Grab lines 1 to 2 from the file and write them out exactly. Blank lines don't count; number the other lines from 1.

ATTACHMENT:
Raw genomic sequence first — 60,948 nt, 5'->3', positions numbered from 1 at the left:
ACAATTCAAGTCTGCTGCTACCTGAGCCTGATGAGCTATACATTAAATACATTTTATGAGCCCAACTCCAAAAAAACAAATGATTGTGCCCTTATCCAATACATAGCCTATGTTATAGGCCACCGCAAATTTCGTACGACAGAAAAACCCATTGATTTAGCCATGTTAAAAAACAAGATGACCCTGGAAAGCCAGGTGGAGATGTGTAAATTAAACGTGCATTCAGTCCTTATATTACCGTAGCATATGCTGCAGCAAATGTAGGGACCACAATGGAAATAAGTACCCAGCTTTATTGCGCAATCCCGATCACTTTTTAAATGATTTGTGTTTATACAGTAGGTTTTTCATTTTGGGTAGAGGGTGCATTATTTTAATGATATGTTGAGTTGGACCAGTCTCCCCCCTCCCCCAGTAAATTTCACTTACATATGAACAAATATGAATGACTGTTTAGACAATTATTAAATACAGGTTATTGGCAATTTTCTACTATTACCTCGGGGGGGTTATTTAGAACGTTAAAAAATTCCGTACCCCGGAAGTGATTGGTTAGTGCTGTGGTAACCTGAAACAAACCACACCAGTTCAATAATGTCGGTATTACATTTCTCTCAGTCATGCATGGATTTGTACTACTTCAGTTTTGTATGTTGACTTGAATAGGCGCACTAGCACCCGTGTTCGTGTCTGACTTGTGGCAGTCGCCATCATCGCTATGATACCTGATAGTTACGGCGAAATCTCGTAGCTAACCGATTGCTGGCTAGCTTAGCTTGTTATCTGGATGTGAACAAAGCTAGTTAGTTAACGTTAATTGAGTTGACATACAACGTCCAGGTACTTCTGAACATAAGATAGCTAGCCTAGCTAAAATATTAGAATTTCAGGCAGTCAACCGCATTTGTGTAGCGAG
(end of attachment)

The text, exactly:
Raw genomic sequence first — 60,948 nt, 5'->3', positions numbered from 1 at the left:
ACAATTCAAGTCTGCTGCTACCTGAGCCTGATGAGCTATACATTAAATACATTTTATGAGCCCAACTCCAAAAAAACAAATGATTGTGCCCTTATCCAATACATAGCCTATGTTATAGGCCACCGCAAATTTCGTACGACAGAAAAACCCATTGATTTAGCCATGTTAAAAAACAAGATGACCCTGGAAAGCCAGGTGGAGATGTGTAAATTAAACGTGCATTCAGTCCTTATATTACCGTAGCATATGCTGCAGCAAATGTAGGGACCACAATGGAAATAAGTACCCAGCTTTATTGCGCAATCCCGATCACTTTTTAAATGATTTGTGTTTATACAGTAGGTTTTTCATTTTGGGTAGAGGGTGCATTATTTTAATGATATGTTGAGTTGGACCAGTCTCCCCCCTCCCCCAGTAAATTTCACTTACATATGAACAAATATGAATGACTGTTTAGACAATTATTAAATACAGGTTATTGGCAATTTTCTACTATTACCTCGGGGGGGTTATTTAGAACGTTAAAAAATTCCGTACCCCGGAAGTGATTGGTTAGTGCTGTGGTAACCTGAAACAAACCACACCAGTTCAATAATGTCGGTATTACATTTCTCTCAGTCATGCATGGATTTGTACTACTTCAGTTTTGTATGTTGACTTGAATAGGCGCACTAGCACCCGTGTTCGTGTCTGACTTGTGGCAGTCGCCATCATCGCTATGATACCTGATAGTTACGGCGAAATCTCGTAGCTAACCGATTGCTGGCTAGCTTAGCTTGTTATCTGGATGTGAACAAAGCTAGTTAGTTAACGTTAATTGAGTTGACATACAACGTCCAGGTACTTCTGAACATAAGATAGCTAGCCTAGCTAAAATATTAGAATTTCAGGCAGTCAACCGCATTTGTGTAGCGAG